Millions of people are leaving their long-term health and welfare decisions to chance, leading to a warning of a looming ‘incapacity crisis’ from a specialist solicitors group and leading think tank.
A joint research from Solicitors for the Elderly (SFE)and independent think tank Centre for Future Studies (CFS) has found that an astonishing 97% of the public leave important healthcare and welfare decisions to ‘chance’. The report warns that, by 2025, as many as 13 million people will be at risk of mental incapacity and unprepared for the consequences.
Four in five (79%) have not discussed with family members their care wishes or end-of-life medical wishes, despite 70% saying they’d like a family member to make the decision for them.
SFE is urging people to ensure they have a Lasting Power of Attorney (LPA) in place for the eventuality of loss of mental capacity. Not doing so can lead to issues over pensions, financial decision-making and health and welfare decisions.
The majority of people (65%) incorrectly believe their next-of-kin can simply decide for them when they are no longer able to. However, if a registered LPA is not in place, this is not the case.
Currently there are 928,000 Health and Welfare LPAs registered in England and Wales, compared to 12.8 million people over the age of 65 who should have one in place. SFE believes on current trends this disparity will only increase.
Lakshmi Turner, chief executive of SFE, comments: “Most of us do not like thinking about, let alone talking about, death, disability or disease, despite the fact that it touches all our lives – but it is essential that we do so.
“While it’s great that more and more of us are putting wills in place and establishing plans for finances and assets, far too few of us are planning ahead for our health and care needs and wishes, leaving this to chance.
“It’s time to set the record straight. Planning ahead by talking to family or friends shouldn’t be seen as doom and gloom, it’s about having a positive conversation about welfare, empowering your loved ones and making the decision-making process easier for everyone.”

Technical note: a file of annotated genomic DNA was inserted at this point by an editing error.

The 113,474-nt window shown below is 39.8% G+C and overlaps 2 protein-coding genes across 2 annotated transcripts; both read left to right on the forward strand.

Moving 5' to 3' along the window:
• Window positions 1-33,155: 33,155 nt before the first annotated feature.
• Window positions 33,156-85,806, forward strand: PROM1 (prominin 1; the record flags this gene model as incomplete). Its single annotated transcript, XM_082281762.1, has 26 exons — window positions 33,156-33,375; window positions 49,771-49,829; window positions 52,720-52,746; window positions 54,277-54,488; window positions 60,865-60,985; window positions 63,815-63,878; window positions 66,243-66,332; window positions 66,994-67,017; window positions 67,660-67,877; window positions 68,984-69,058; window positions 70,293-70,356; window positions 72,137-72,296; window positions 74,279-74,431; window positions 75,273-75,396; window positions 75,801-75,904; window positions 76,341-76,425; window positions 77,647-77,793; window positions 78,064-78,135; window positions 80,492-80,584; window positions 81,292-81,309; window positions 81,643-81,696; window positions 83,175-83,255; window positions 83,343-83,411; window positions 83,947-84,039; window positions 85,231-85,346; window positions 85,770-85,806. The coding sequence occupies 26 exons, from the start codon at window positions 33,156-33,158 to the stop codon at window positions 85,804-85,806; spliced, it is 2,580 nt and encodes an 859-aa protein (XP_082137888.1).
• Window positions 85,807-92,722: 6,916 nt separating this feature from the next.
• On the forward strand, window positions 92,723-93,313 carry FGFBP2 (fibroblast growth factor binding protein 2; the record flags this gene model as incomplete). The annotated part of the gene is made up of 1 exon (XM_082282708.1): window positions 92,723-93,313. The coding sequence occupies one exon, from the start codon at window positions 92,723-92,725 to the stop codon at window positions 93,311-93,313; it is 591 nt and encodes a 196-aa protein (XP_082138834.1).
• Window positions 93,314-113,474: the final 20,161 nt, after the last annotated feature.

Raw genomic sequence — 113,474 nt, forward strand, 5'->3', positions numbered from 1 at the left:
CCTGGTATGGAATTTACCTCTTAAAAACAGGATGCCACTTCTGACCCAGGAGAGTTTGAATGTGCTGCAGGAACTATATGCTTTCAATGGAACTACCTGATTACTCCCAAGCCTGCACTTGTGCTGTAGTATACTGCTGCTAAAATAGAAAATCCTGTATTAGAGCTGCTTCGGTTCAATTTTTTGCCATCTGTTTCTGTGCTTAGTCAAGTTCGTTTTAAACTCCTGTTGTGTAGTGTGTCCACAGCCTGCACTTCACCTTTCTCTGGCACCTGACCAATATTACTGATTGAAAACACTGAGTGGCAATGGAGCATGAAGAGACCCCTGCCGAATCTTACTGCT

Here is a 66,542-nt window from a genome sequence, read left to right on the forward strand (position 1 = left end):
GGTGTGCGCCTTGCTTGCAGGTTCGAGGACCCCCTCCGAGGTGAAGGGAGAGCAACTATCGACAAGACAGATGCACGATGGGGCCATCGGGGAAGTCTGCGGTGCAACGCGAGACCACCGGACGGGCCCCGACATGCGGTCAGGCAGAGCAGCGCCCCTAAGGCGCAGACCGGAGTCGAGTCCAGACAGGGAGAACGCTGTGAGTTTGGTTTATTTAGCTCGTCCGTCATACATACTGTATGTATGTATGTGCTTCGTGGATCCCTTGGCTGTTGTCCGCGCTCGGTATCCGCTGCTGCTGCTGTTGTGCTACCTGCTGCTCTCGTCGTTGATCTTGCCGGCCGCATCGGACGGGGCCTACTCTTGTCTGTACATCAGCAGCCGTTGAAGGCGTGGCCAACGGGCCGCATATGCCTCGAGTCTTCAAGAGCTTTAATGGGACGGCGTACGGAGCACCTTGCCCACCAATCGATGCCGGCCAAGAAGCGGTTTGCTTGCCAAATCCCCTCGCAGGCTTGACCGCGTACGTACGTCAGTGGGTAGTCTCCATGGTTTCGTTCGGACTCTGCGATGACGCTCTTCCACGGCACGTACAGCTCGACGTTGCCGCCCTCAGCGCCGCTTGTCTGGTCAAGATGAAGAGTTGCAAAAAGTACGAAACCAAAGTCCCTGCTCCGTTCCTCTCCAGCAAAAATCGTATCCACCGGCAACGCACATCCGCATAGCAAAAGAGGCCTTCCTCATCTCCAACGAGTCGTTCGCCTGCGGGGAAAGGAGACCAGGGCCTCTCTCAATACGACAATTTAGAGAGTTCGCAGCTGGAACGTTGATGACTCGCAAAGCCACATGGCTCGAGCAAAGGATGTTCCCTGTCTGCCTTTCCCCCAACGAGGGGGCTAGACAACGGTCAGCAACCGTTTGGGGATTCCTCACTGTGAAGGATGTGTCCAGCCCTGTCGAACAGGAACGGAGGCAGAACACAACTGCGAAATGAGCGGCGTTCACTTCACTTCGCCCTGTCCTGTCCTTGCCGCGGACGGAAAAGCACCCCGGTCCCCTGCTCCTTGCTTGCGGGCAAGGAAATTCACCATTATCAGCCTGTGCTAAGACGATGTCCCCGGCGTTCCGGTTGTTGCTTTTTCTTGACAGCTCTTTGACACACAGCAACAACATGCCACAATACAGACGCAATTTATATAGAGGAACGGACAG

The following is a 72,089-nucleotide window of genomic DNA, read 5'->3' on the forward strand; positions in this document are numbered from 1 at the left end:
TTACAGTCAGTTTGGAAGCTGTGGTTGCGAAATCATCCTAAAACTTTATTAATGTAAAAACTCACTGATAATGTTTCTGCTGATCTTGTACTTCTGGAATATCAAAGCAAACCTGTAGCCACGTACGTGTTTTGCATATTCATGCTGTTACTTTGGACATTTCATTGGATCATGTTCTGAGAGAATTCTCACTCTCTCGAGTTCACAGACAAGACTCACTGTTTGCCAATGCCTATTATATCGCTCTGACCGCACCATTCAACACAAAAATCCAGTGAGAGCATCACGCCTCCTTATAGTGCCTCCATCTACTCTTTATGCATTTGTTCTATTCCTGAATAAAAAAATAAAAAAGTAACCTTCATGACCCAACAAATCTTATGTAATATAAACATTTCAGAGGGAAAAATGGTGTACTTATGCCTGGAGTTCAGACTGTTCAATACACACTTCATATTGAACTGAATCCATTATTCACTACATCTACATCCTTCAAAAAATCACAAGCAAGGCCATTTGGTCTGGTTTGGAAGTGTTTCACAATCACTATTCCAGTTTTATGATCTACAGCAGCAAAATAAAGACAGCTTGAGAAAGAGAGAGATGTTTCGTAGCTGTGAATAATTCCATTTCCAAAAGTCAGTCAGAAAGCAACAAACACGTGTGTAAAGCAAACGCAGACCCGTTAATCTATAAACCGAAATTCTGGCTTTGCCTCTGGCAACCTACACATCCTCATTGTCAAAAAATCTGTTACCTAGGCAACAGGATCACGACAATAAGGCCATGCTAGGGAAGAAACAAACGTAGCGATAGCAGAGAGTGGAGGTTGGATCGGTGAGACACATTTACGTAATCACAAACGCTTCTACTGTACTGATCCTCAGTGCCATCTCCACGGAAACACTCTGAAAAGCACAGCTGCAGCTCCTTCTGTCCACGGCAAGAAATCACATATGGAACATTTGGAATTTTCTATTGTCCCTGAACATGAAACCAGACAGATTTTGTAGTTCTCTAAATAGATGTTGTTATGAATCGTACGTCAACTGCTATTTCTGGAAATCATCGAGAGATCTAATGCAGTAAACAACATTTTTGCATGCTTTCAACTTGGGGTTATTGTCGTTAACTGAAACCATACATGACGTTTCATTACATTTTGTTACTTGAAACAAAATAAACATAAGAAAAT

Jeremy Hughes CBE, chief executive of Alzheimer's Society, adds: “People with dementia have the right to make choices about their care, just like anyone else. Making someone they trust their attorney for health and welfare is one of the ways people can do this. Health and welfare LPAs provide reassurance to them and the act of creating one can start useful conversations about the future with family and friends.”
Individuals and families must ‘act now’
Professor Ilora, the Baroness Finlay, adds: “With decades of experience working and campaigning around palliative medicine, the low numbers of health and welfare lasting power of attorneys is of concern.
“When a person loses capacity to take decisions, it is sad to see families and professionals struggling to try to determine what a person would have wanted. Delays and distress can be avoided by appointing someone to speak for you when you can no longer speak up for yourself.
“Discussing medical and care wishes ahead of time ensures that care can respect an individual’s wishes, with the respect they deserve – even when it comes to fulfilling wishes after death, such as organ donation.
“It’s important to have an open discussion about future illnesses and possible incapacity. I urge the millions of people who haven’t given loved ones the opportunity to listen, to act now.”